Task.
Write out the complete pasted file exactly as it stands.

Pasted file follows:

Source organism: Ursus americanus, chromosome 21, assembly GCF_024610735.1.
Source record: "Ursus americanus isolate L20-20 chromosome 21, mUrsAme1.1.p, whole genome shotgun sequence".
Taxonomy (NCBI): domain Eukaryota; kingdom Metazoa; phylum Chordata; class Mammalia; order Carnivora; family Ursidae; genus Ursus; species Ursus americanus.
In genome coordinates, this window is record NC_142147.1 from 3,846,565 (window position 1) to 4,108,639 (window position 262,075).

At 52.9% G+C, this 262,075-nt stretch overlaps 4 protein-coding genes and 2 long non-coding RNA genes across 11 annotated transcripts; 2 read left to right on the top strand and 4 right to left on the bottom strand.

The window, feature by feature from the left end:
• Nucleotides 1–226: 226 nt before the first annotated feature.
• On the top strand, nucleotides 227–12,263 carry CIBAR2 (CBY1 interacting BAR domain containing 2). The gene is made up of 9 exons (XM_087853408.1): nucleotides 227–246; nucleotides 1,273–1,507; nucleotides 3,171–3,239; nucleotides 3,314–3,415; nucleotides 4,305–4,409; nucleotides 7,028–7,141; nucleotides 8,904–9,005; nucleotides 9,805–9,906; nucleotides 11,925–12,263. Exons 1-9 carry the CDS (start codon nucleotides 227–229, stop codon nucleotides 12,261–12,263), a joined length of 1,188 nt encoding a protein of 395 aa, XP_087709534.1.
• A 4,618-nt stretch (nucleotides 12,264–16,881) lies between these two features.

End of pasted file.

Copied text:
Source organism: Ursus americanus, chromosome 21, assembly GCF_024610735.1.
Source record: "Ursus americanus isolate L20-20 chromosome 21, mUrsAme1.1.p, whole genome shotgun sequence".
Taxonomy (NCBI): domain Eukaryota; kingdom Metazoa; phylum Chordata; class Mammalia; order Carnivora; family Ursidae; genus Ursus; species Ursus americanus.
In genome coordinates, this window is record NC_142147.1 from 3,846,565 (window position 1) to 4,108,639 (window position 262,075).

At 52.9% G+C, this 262,075-nt stretch overlaps 4 protein-coding genes and 2 long non-coding RNA genes across 11 annotated transcripts; 2 read left to right on the top strand and 4 right to left on the bottom strand.

The window, feature by feature from the left end:
• Nucleotides 1–226: 226 nt before the first annotated feature.
• On the top strand, nucleotides 227–12,263 carry CIBAR2 (CBY1 interacting BAR domain containing 2). The gene is made up of 9 exons (XM_087853408.1): nucleotides 227–246; nucleotides 1,273–1,507; nucleotides 3,171–3,239; nucleotides 3,314–3,415; nucleotides 4,305–4,409; nucleotides 7,028–7,141; nucleotides 8,904–9,005; nucleotides 9,805–9,906; nucleotides 11,925–12,263. Exons 1-9 carry the CDS (start codon nucleotides 227–229, stop codon nucleotides 12,261–12,263), a joined length of 1,188 nt encoding a protein of 395 aa, XP_087709534.1.
• A 4,618-nt stretch (nucleotides 12,264–16,881) lies between these two features.